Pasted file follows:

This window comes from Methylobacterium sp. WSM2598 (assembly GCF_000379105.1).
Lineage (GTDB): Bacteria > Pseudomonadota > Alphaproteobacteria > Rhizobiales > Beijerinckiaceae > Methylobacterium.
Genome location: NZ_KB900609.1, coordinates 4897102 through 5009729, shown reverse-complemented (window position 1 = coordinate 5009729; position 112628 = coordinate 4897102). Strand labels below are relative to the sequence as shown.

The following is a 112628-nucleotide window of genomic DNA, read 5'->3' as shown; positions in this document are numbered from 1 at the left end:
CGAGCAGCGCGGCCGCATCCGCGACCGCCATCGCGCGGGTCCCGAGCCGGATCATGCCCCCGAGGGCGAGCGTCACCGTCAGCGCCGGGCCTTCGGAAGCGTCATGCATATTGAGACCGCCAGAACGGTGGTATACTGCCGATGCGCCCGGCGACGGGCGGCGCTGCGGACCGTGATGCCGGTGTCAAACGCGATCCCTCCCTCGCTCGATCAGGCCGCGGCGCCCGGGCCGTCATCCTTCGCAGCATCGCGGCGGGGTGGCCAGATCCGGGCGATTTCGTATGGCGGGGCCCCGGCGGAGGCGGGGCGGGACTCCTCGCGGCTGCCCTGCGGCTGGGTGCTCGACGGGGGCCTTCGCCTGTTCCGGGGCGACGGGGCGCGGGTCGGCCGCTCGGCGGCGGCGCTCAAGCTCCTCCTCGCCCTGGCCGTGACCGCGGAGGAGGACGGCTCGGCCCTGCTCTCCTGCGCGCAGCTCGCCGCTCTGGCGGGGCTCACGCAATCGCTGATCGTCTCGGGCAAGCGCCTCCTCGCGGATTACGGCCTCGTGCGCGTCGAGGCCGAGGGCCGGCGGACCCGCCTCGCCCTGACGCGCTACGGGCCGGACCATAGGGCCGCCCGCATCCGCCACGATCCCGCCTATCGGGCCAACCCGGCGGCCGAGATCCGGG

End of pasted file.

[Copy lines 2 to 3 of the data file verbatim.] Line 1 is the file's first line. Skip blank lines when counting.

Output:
Lineage (GTDB): Bacteria > Pseudomonadota > Alphaproteobacteria > Rhizobiales > Beijerinckiaceae > Methylobacterium.
Genome location: NZ_KB900609.1, coordinates 4897102 through 5009729, shown reverse-complemented (window position 1 = coordinate 5009729; position 112628 = coordinate 4897102). Strand labels below are relative to the sequence as shown.